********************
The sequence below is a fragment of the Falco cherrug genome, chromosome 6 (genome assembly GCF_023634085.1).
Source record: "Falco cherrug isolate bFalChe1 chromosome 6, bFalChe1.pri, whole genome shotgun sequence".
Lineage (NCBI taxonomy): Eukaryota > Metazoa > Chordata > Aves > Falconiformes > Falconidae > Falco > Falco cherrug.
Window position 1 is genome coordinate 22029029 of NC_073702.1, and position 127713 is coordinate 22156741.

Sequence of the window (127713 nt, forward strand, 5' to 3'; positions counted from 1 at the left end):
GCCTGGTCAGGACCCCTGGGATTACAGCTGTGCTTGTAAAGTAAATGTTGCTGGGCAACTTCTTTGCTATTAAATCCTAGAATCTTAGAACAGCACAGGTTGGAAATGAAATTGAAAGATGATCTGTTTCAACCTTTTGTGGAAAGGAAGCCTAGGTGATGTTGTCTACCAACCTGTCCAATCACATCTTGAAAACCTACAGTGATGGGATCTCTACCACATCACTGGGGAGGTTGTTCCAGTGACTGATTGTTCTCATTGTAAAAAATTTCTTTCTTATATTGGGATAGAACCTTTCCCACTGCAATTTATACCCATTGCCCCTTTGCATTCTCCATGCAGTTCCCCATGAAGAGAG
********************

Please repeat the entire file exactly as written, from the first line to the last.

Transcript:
The sequence below is a fragment of the Falco cherrug genome, chromosome 6 (genome assembly GCF_023634085.1).
Source record: "Falco cherrug isolate bFalChe1 chromosome 6, bFalChe1.pri, whole genome shotgun sequence".
Lineage (NCBI taxonomy): Eukaryota > Metazoa > Chordata > Aves > Falconiformes > Falconidae > Falco > Falco cherrug.
Window position 1 is genome coordinate 22029029 of NC_073702.1, and position 127713 is coordinate 22156741.

Sequence of the window (127713 nt, forward strand, 5' to 3'; positions counted from 1 at the left end):
GCCTGGTCAGGACCCCTGGGATTACAGCTGTGCTTGTAAAGTAAATGTTGCTGGGCAACTTCTTTGCTATTAAATCCTAGAATCTTAGAACAGCACAGGTTGGAAATGAAATTGAAAGATGATCTGTTTCAACCTTTTGTGGAAAGGAAGCCTAGGTGATGTTGTCTACCAACCTGTCCAATCACATCTTGAAAACCTACAGTGATGGGATCTCTACCACATCACTGGGGAGGTTGTTCCAGTGACTGATTGTTCTCATTGTAAAAAATTTCTTTCTTATATTGGGATAGAACCTTTCCCACTGCAATTTATACCCATTGCCCCTTTGCATTCTCCATGCAGTTCCCCATGAAGAGAG